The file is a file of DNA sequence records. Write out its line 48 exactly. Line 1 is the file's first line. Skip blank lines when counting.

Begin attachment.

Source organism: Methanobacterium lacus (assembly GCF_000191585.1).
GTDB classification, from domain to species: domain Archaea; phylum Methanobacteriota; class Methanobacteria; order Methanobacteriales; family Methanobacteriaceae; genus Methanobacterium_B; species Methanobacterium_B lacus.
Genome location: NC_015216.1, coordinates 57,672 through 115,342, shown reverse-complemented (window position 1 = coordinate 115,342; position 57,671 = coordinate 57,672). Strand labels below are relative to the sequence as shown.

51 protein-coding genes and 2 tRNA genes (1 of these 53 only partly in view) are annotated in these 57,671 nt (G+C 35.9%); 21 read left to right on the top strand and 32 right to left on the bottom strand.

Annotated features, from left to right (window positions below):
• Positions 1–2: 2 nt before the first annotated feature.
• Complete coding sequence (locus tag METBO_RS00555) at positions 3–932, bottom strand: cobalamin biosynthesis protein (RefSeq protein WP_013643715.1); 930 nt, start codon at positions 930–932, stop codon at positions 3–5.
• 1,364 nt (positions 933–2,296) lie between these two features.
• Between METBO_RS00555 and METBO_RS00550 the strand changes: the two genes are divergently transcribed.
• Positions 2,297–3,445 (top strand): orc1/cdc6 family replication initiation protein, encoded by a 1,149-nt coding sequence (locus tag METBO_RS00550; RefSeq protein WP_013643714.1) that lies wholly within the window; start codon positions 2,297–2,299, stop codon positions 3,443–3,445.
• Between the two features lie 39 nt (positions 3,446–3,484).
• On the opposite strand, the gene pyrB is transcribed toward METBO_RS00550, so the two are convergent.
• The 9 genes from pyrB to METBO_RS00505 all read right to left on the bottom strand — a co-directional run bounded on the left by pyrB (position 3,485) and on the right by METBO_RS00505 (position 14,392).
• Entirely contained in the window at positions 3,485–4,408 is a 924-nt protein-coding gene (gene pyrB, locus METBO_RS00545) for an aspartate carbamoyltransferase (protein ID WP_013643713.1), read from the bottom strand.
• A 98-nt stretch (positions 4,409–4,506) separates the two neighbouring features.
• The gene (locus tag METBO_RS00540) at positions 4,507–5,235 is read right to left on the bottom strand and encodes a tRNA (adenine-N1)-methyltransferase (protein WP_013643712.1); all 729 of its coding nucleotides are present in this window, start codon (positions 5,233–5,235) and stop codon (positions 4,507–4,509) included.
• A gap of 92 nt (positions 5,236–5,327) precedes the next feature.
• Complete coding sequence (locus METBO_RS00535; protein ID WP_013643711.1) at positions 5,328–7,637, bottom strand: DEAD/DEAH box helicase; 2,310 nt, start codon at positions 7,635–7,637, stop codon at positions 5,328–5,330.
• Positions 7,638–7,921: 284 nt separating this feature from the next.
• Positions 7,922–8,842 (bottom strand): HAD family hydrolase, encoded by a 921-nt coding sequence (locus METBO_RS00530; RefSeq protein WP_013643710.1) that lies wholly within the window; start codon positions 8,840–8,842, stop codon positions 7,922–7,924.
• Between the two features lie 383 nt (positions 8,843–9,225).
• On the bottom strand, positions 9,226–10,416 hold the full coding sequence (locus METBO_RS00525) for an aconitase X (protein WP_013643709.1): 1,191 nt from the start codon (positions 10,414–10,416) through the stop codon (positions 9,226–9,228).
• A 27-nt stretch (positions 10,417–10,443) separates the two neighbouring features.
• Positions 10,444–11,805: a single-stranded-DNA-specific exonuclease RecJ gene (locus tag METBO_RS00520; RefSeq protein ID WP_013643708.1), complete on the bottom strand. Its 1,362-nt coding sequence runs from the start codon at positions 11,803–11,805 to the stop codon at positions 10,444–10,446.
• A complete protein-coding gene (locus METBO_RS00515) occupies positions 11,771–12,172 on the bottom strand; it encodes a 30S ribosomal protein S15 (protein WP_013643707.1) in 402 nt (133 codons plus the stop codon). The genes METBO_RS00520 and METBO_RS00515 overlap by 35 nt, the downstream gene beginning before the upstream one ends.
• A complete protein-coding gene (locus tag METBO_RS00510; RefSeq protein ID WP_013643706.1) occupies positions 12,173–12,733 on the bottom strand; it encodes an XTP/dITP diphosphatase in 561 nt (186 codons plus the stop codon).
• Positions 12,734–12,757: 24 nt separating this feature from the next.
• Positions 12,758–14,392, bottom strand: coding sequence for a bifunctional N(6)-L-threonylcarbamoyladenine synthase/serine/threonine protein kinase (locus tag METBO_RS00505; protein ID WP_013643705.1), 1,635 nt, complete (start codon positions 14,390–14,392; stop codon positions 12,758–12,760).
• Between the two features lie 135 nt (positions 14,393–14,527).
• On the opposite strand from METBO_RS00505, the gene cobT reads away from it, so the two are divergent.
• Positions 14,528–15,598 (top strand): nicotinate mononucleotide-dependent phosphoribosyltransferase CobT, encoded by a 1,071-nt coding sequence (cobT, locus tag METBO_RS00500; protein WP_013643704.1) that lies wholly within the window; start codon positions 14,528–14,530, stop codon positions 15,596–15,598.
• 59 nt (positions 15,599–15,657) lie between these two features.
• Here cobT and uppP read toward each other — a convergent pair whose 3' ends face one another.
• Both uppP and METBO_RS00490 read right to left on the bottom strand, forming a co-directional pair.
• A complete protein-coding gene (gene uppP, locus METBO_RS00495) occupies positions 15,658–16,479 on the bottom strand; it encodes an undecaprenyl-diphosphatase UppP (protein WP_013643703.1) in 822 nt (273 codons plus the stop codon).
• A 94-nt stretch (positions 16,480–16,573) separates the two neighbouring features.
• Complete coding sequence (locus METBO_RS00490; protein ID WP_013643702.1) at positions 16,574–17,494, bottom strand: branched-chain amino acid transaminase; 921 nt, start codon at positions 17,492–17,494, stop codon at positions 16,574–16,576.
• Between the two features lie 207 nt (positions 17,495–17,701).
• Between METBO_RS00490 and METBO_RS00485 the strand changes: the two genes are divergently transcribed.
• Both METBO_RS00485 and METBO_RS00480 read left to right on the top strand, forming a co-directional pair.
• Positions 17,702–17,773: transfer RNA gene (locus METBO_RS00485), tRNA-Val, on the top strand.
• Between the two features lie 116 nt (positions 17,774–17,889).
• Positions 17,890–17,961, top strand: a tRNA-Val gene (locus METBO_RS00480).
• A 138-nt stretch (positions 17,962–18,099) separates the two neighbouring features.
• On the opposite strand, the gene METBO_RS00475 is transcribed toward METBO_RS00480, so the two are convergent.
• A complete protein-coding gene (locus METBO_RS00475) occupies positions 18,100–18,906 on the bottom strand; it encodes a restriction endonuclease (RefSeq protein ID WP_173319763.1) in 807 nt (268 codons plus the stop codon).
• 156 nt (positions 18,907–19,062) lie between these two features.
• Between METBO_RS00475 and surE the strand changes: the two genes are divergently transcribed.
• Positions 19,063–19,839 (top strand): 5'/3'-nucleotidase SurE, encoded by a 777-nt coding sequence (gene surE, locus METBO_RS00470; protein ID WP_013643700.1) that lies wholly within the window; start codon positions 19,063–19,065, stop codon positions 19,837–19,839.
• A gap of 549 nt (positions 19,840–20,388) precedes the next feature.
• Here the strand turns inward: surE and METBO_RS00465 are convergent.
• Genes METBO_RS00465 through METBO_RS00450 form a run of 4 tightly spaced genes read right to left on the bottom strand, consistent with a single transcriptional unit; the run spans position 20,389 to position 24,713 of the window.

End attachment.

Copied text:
• Between METBO_RS00475 and surE the strand changes: the two genes are divergently transcribed.